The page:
Accumulating evidence indicates that exposure to air pollution is associated with increased mortality from respiratory disease. Exposure to ambient pollutants, such as ozone, particulate matter, sulfur dioxide, nitrogen dioxide, and other agents has been associated with decrease in lung function and immunity, and with increased rates of hospitalization for lung disease, including pneumonia. Furthermore, sex differences in frequency and severity of pulmonary disease and infection have been reported, suggesting a role of sex hormones in mediating these differences. Pneumonia, which is commonly caused by bacterial infection and subsequent lung inflammation leading to hospitalization and death, occurs at different rates in men and women. In this context, male and female hormones can have direct effects on the immunity system by binding to receptors in immune cells, and these responses can be modulated by environmental exposures. This chapter summarizes clinical, animal, and epidemiological studies linking exposure to air pollution and pneumonia in both males and females. Understanding sex-specific mechanisms in pneumonia pathogenesis and environmental responses can help in the development of more effective therapeutics and treatment options to reduce negative health outcomes in men and women.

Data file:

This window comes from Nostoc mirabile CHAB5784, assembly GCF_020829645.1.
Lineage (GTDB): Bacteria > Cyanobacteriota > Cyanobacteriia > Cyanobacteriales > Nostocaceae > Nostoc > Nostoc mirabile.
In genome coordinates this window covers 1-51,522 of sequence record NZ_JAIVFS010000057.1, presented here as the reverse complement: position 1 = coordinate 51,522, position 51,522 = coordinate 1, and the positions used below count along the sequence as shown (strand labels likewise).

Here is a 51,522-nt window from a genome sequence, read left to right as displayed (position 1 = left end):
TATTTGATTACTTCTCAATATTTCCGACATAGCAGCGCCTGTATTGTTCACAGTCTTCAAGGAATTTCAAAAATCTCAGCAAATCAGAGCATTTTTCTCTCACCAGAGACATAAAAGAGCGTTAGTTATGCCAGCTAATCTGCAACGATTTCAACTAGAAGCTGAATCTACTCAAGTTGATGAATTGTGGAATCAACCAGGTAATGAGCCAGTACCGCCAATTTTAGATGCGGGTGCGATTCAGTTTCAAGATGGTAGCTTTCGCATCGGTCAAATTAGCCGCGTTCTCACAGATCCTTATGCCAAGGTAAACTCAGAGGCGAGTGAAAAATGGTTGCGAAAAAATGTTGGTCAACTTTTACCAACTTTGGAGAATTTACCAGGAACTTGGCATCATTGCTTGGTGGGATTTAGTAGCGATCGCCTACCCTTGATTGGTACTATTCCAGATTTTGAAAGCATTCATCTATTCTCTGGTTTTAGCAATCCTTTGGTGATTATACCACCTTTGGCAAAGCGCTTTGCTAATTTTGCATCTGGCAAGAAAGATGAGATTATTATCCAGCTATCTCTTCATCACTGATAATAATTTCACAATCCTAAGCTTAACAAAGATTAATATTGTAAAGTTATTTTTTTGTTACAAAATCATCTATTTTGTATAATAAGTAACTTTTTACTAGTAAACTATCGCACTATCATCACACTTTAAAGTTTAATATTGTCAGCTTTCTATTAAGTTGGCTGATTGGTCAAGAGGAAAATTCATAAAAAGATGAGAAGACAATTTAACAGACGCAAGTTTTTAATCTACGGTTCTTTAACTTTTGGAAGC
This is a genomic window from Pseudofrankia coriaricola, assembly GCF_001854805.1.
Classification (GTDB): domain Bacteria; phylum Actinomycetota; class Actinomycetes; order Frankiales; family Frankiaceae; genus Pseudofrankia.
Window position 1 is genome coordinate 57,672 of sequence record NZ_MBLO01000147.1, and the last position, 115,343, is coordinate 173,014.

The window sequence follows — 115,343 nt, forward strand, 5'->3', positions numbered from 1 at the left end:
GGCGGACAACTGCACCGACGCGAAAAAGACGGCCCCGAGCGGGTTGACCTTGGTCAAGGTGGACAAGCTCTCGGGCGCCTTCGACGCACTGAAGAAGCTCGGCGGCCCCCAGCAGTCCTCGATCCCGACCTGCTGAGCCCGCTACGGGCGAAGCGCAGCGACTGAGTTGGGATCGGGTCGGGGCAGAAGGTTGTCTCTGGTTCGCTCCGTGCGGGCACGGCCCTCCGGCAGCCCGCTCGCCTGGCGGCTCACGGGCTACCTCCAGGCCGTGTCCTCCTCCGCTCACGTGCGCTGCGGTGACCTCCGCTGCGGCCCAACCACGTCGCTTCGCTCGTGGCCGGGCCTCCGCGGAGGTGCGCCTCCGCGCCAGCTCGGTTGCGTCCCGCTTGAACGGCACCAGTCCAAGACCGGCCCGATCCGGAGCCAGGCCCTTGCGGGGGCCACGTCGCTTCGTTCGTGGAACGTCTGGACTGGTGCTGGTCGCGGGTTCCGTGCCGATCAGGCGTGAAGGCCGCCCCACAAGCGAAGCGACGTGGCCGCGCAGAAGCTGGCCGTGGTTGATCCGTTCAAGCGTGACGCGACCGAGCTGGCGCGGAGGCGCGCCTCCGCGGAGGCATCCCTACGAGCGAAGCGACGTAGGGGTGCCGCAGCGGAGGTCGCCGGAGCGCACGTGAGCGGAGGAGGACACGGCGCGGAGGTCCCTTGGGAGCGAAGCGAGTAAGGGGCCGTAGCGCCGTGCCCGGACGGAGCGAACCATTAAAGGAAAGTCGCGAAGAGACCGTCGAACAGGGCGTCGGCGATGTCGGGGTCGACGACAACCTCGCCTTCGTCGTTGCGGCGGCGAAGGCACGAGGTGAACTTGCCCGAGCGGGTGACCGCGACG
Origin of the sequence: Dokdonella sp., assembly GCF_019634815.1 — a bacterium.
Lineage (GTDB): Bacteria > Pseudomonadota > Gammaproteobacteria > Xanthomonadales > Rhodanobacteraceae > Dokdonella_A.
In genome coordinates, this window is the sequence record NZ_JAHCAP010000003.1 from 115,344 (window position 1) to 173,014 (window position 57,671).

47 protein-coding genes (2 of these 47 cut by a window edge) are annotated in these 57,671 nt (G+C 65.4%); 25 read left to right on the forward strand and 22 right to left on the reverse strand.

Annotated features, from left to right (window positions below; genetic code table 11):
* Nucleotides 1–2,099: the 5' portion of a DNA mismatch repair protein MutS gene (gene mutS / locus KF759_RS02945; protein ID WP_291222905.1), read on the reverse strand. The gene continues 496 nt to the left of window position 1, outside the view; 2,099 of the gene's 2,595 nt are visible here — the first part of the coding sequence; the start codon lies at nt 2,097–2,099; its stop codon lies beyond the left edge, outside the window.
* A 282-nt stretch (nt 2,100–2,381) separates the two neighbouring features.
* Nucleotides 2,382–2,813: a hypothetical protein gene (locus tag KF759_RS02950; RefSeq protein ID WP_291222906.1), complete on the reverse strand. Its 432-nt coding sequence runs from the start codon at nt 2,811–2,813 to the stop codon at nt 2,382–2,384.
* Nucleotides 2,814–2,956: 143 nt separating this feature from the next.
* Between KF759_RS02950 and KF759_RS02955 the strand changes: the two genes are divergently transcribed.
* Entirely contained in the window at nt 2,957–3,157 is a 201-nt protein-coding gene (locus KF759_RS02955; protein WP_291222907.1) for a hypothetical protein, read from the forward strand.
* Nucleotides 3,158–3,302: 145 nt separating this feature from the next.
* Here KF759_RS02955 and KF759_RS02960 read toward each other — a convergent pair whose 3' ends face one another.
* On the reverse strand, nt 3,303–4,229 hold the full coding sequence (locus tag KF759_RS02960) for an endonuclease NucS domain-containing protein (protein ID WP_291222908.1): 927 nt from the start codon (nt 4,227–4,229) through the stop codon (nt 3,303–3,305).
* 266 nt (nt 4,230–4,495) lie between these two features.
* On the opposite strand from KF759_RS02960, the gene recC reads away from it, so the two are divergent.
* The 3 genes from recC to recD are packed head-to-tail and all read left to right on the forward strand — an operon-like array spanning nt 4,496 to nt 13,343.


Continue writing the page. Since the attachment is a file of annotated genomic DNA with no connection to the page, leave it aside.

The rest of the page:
Part of the book: Contemporary Topics of Pneumonia